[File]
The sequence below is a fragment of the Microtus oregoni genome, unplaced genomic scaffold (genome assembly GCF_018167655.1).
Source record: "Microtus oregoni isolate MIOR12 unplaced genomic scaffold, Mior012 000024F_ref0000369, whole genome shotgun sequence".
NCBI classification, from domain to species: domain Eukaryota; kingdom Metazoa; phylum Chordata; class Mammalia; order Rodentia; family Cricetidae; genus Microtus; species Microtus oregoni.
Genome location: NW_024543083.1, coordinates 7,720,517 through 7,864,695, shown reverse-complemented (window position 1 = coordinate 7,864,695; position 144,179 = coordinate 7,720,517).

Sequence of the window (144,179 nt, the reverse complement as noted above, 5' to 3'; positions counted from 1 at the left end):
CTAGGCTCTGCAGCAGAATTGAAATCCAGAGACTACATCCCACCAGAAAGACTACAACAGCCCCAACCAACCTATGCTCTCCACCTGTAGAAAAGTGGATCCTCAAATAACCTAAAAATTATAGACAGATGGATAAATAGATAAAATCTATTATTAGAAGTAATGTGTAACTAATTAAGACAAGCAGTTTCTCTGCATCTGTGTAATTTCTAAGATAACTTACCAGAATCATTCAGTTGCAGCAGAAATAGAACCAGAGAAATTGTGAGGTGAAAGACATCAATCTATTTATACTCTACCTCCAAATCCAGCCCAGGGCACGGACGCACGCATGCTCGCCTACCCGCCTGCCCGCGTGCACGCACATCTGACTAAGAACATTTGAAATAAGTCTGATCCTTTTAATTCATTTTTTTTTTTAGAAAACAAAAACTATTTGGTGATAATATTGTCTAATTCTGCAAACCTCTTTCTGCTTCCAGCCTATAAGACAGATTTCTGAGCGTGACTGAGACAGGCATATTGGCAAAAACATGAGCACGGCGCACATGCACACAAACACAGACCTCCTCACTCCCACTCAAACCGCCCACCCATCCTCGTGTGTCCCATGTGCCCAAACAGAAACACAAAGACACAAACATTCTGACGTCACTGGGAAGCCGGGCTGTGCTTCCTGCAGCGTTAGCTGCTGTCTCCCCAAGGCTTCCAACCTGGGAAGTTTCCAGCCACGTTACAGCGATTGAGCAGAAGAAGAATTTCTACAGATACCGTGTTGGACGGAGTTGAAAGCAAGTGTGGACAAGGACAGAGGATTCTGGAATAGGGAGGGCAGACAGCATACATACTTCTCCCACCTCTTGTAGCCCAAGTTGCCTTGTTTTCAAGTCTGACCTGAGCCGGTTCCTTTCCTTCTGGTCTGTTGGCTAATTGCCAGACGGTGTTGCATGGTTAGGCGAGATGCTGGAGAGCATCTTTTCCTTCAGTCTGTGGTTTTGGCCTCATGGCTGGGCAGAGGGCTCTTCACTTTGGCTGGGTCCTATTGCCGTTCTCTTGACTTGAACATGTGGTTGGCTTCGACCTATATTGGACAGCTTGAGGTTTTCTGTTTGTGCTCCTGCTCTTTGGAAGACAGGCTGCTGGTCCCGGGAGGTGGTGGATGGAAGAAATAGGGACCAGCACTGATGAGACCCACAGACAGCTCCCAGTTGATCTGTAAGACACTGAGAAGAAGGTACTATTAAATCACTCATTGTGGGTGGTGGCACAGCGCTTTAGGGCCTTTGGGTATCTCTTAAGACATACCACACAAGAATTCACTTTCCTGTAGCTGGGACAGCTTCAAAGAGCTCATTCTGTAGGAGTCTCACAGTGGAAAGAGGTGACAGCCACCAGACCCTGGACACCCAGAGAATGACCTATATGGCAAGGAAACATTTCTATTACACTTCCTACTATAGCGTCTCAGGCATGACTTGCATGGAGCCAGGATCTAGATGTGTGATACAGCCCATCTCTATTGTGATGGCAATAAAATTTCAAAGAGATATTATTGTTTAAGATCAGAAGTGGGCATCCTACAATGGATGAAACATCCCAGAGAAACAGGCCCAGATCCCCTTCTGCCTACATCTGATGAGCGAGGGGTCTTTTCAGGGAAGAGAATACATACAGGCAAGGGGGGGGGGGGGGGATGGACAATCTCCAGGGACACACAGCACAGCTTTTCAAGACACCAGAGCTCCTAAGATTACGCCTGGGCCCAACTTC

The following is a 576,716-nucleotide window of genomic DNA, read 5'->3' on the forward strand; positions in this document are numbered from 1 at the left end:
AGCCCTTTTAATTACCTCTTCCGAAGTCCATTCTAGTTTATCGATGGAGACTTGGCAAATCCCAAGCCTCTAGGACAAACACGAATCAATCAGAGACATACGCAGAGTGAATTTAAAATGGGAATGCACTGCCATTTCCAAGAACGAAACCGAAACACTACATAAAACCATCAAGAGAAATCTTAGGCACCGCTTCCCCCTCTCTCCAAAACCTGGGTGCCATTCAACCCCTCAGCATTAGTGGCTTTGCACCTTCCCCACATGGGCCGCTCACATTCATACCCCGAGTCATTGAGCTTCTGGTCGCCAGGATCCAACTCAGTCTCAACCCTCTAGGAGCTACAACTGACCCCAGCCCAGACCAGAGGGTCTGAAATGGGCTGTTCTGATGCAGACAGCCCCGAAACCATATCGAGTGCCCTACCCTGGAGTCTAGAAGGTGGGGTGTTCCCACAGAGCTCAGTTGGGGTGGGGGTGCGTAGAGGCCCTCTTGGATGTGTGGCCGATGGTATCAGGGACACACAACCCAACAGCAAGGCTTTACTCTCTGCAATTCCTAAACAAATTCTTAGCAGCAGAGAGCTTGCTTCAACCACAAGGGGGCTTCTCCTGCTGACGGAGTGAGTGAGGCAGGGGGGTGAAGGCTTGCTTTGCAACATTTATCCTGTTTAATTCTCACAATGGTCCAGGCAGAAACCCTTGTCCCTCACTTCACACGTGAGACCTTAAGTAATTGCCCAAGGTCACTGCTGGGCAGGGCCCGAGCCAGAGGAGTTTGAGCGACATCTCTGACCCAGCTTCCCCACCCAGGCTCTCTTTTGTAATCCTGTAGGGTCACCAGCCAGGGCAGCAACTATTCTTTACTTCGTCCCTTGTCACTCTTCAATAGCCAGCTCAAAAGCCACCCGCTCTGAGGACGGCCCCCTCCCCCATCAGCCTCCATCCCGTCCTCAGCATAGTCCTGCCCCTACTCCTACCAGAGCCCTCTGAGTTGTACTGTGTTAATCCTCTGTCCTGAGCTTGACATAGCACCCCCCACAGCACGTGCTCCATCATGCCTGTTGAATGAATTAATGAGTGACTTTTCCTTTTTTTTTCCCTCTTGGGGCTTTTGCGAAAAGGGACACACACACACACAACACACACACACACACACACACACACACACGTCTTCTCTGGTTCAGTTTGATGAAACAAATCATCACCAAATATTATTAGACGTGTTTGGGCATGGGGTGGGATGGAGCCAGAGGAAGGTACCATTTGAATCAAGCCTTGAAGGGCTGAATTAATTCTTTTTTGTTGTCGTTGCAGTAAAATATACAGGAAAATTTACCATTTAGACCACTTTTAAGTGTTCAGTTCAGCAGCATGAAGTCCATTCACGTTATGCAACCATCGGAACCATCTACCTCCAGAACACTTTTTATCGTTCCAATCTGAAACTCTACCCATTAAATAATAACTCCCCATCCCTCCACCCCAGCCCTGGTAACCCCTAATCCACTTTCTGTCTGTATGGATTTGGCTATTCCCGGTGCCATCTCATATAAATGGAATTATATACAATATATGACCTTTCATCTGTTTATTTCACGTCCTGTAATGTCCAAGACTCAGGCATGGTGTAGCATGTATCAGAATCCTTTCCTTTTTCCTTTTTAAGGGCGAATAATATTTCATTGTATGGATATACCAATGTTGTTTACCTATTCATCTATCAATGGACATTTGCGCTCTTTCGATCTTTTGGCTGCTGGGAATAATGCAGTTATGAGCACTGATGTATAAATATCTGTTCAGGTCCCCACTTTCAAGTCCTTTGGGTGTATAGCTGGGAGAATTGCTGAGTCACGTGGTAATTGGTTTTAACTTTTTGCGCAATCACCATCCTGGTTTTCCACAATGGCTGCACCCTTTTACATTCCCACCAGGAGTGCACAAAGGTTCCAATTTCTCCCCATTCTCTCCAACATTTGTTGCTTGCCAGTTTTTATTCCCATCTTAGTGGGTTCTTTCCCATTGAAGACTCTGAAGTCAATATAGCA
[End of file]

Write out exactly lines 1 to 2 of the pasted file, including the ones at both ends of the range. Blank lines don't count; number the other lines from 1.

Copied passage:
The sequence below is a fragment of the Microtus oregoni genome, unplaced genomic scaffold (genome assembly GCF_018167655.1).
Source record: "Microtus oregoni isolate MIOR12 unplaced genomic scaffold, Mior012 000024F_ref0000369, whole genome shotgun sequence".